The vote grabbers
Fooled Again: how the right stole the 2004 election and why they'll steal the next one too (unless w
Americans believe many myths about their democracy, but the honesty of US elections - in particular of presidential elections - must be one of the most treasured. Plenty of elections in America, from the school board to the White House, have been rigged, fixed, corrupted or stolen. The 1960 election of John F Kennedy is now acknowledged to have been dubious, especially in Illinois, where the Democratic machine bought up or scammed enough votes to throw the state into the Democratic column, thus deciding the election. Richard Nixon, correctly concluding that America would shun a sore loser, put on a sweaty smile and graciously accepted his "defeat", enabling him to run again and take the White House in 1968.
But two wrongs don't make a right, and there is a growing sense that there was something rotten about the 2004 elections, especially in Florida and the vital swing state of Ohio. In Fooled Again, Mark Crispin Miller makes a persuasive case that in 2004 - as in 2000 - the Republican Party and its corporate and religious allies fielded a multitude of programmes and projects designed systematically to suppress the Democratic vote, particularly among minorities, while inflating Republican support.
Miller recalls this strategy being inadvertently revealed by the Republican representative Peter King on the White House lawn in the summer of 2003. "It's already over," exulted the tipsy congressman about the coming election. "It's all over but the counting. And we'll take care of the counting."
And take care of the counting they did. J Kenneth Blackwell, co-chair of the Bush/Cheney campaign in Ohio, orchestrated several high-handed bureaucratic stratagems designed to disenfranchise supporters of the Democratic Party, which had succeeded in registering thousands of new voters. In September 2004, invoking an obscure, previously unenforced election law, Blackwell ordered county election boards to reject all Ohio voter registration forms except those printed on white, uncoated paper of a certain text weight, knowing full well that most of the rejected forms would belong to counties - poor, working class, black and Hispanic - which mainly voted Democrat.
Then there were the dirty tricks, reminiscent of the "black ops" used by the CIA in third-world elections, such as phoning voters to tell them, falsely, that their polling place had changed, handing out fake flyers instructing Democrats that they were not to vote until 3 November (the day after the election) and despatching "volunteers" to show up at the homes of Democrats and offer to take their absentee ballots to the election office.
Nor were the Republicans and their henchmen above using old-fashioned intimidation, à la the Jim Crow South, to keep black Americans from the polls. Hired goon squads bussed in from Texas challenged mystified black voters to produce documents confirming their eligi-bility to vote; voters were photographed, using telephoto lenses, from ominous-looking SUVs with smoked-glass windows; rumours were circulated that voters owing child support, traffic fines or college loans would be arrested if they tried to vote. And in Democrat-majority precincts a lack of working voting mach-ines, along with police harassment and other obstacles, led to long lines of frustrated voters, many of whom gave up and went home without casting their vote.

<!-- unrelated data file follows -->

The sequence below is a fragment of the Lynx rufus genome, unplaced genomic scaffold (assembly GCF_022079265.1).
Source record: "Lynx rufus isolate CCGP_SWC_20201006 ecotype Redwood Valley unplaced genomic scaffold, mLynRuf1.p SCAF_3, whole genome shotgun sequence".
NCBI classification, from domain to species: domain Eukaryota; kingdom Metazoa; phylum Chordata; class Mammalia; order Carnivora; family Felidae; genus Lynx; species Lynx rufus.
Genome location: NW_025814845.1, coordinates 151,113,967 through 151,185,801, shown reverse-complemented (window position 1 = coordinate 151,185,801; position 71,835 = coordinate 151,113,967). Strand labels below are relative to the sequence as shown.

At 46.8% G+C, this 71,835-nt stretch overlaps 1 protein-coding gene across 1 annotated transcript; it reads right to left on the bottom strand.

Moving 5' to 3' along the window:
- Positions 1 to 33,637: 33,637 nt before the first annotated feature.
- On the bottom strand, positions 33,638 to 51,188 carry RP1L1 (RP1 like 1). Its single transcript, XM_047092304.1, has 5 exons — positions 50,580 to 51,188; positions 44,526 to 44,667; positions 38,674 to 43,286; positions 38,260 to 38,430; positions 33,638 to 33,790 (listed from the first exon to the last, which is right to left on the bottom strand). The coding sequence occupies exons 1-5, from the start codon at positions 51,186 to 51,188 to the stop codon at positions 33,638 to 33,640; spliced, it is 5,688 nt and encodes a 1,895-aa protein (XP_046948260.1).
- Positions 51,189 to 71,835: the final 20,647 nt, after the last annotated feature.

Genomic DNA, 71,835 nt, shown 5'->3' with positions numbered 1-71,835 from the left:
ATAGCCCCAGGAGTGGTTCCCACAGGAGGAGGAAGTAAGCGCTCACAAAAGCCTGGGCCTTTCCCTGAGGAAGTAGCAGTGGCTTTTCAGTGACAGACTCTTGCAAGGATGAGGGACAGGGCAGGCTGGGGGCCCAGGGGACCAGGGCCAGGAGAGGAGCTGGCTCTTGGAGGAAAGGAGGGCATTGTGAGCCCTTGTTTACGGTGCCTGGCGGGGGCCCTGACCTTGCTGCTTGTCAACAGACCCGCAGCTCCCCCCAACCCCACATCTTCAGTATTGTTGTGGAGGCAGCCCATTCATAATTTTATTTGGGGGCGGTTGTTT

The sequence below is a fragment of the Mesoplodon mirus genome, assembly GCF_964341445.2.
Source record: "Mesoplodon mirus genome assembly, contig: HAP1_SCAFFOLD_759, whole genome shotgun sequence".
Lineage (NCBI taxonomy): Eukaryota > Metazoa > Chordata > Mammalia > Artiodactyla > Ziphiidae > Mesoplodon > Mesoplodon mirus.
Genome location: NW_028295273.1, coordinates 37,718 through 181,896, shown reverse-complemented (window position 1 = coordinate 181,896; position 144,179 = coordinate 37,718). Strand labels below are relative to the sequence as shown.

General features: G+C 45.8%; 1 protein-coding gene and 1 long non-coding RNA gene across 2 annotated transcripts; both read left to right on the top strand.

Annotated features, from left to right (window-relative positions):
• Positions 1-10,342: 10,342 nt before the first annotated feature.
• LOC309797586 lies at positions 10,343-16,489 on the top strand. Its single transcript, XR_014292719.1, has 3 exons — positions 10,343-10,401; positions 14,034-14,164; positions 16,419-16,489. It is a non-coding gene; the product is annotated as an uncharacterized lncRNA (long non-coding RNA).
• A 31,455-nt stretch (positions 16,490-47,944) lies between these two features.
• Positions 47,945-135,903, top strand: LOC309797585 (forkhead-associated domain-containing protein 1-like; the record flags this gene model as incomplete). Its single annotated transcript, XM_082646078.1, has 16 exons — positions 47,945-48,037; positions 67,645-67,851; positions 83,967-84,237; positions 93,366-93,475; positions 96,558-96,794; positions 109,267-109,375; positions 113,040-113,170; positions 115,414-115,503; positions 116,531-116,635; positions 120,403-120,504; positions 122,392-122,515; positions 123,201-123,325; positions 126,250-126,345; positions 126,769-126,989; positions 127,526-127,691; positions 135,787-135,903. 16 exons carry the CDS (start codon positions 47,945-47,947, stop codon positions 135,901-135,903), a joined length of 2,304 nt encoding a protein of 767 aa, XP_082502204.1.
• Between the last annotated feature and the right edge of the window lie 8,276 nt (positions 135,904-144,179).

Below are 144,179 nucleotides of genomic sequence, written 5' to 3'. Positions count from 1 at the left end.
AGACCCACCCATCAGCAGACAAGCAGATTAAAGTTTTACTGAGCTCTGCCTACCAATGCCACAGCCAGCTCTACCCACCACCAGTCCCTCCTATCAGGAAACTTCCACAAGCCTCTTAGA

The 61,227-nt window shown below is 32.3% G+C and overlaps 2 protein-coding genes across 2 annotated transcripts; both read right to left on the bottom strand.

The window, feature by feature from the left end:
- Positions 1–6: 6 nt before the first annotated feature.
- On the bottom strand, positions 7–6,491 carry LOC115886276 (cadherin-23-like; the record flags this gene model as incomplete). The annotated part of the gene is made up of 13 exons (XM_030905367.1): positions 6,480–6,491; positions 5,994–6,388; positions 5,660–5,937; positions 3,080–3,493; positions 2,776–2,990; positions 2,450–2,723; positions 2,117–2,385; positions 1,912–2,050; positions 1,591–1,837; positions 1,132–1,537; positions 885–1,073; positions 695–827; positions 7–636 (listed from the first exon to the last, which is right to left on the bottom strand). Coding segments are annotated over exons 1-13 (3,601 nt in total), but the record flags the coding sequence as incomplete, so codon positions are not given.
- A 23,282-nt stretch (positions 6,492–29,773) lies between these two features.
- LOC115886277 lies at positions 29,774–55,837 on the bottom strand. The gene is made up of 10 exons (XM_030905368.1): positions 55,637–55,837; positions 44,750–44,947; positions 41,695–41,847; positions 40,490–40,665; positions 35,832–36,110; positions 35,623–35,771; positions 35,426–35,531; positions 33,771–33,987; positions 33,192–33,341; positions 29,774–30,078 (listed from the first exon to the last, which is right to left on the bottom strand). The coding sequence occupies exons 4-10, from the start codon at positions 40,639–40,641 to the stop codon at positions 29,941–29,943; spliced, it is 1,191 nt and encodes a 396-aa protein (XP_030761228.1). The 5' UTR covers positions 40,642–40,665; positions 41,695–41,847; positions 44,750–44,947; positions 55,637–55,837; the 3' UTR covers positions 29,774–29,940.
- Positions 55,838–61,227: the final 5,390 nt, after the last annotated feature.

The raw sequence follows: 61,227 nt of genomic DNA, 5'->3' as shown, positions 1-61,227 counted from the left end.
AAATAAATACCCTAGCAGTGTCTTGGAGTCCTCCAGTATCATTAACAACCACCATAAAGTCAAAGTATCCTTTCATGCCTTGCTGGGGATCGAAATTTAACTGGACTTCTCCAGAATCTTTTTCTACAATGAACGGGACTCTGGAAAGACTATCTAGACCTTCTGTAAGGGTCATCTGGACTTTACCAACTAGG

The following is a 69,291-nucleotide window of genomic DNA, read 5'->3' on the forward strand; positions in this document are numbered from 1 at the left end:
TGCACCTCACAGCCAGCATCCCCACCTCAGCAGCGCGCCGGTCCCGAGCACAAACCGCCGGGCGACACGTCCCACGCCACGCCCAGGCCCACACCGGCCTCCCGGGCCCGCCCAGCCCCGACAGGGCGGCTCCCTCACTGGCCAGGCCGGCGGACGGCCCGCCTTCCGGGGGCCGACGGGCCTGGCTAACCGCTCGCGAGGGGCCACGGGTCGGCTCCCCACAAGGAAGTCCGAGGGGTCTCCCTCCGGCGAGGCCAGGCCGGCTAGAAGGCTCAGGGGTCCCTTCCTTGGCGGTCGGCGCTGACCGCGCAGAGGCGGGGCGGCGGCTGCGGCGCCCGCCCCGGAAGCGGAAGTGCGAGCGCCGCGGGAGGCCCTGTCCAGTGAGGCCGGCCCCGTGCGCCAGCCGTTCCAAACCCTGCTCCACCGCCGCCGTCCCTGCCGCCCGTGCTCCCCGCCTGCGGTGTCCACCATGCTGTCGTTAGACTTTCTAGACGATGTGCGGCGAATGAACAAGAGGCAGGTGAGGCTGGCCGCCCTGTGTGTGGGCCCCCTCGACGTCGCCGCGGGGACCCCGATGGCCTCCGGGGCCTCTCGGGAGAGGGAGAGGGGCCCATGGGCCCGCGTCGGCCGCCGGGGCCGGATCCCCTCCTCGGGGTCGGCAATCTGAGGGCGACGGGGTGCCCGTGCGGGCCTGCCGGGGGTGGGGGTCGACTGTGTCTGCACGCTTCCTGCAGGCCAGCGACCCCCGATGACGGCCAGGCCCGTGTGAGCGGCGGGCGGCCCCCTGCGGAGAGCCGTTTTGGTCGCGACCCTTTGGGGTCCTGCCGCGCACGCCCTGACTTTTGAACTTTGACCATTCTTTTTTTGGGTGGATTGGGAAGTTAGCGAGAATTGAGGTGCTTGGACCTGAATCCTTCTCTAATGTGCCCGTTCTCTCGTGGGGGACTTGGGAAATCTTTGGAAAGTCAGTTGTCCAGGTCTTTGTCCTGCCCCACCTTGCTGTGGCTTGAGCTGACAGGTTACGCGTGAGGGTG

Miller cites numerous statistical oddities: "In Mercer County some 4,000 votes for president - representing nearly 7 per cent of the electorate - mysteriously dropped out of the final count." In another county, the number of Bush votes actually ex-ceeded the number of registered voters, producing voter turnout rates of 124 per cent. The author meticulously recounts many more abuses and chicanery, not only in Ohio but in Florida, Iowa, New Mexico and other crucial states.
Naturally, Republicans and right-wing pundits have derided those making such claims as "sore losers" and "paranoid conspiracy theorists". The then House whip Tom DeLay, currently under indictment in a money-laundering scandal, called challenges to the legitimacy of the election "an assault against the institutions of our representative democracy".
If Fooled Again merely chronicled the theft of a presidential election, it would be yet another damning indictment of Bush and the modern-day Republican Party (as if another were needed). But Miller goes further, exploring the right wing's contempt for the democratic processes it so enthusiastically recommends to other nations, and the extreme fanaticism and paranoia that leads the "Busheviks", as Miller calls them, to feel that they are above the law and beyond the democratic process. Their aim, Miller points out, is "not to master politics but to annihilate it . . . treating the opposition the way corporations treat competitors".
Miller also indicts the liberal press for its shocking squelching of major stories in the weeks before the election, such as the revelation that Bush indeed cheated during the first debate by wearing an electronic device that allowed his handlers to feed him talking points. And he pours scorn on the timidity of the Democratic Party, particularly John Kerry, whose hasty concession to Bush precluded any legal challenges or calls for recounts, ironically making him in no small part responsible for the mess America is in.
Fooled Again is a must-read for anyone who cares about democracy in America - and its survival in an age of trimmers and would-be tyrants.